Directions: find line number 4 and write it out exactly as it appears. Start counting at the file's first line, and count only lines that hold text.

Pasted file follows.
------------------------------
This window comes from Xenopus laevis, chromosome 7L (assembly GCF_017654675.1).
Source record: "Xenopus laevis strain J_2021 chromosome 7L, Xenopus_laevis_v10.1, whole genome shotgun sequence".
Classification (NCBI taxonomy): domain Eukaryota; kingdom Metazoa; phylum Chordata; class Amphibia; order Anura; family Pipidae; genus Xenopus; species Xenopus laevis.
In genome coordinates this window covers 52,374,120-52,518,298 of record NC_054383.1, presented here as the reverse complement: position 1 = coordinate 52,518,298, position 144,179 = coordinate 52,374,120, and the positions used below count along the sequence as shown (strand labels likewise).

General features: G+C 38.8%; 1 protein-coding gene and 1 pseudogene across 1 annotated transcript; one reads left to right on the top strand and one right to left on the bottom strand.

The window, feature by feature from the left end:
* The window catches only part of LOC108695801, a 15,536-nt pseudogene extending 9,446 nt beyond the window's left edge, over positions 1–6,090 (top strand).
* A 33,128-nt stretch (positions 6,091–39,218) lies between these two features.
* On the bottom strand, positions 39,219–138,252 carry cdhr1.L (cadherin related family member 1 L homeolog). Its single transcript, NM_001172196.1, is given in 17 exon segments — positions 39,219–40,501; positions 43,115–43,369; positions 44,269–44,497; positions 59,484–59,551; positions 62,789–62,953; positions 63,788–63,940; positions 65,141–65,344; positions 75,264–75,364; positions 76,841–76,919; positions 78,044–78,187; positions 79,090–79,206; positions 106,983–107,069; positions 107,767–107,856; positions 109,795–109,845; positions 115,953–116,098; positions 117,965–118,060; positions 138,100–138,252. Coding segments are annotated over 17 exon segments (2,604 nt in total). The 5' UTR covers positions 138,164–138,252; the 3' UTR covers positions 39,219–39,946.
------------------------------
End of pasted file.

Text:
In genome coordinates this window covers 52,374,120-52,518,298 of record NC_054383.1, presented here as the reverse complement: position 1 = coordinate 52,518,298, position 144,179 = coordinate 52,374,120, and the positions used below count along the sequence as shown (strand labels likewise).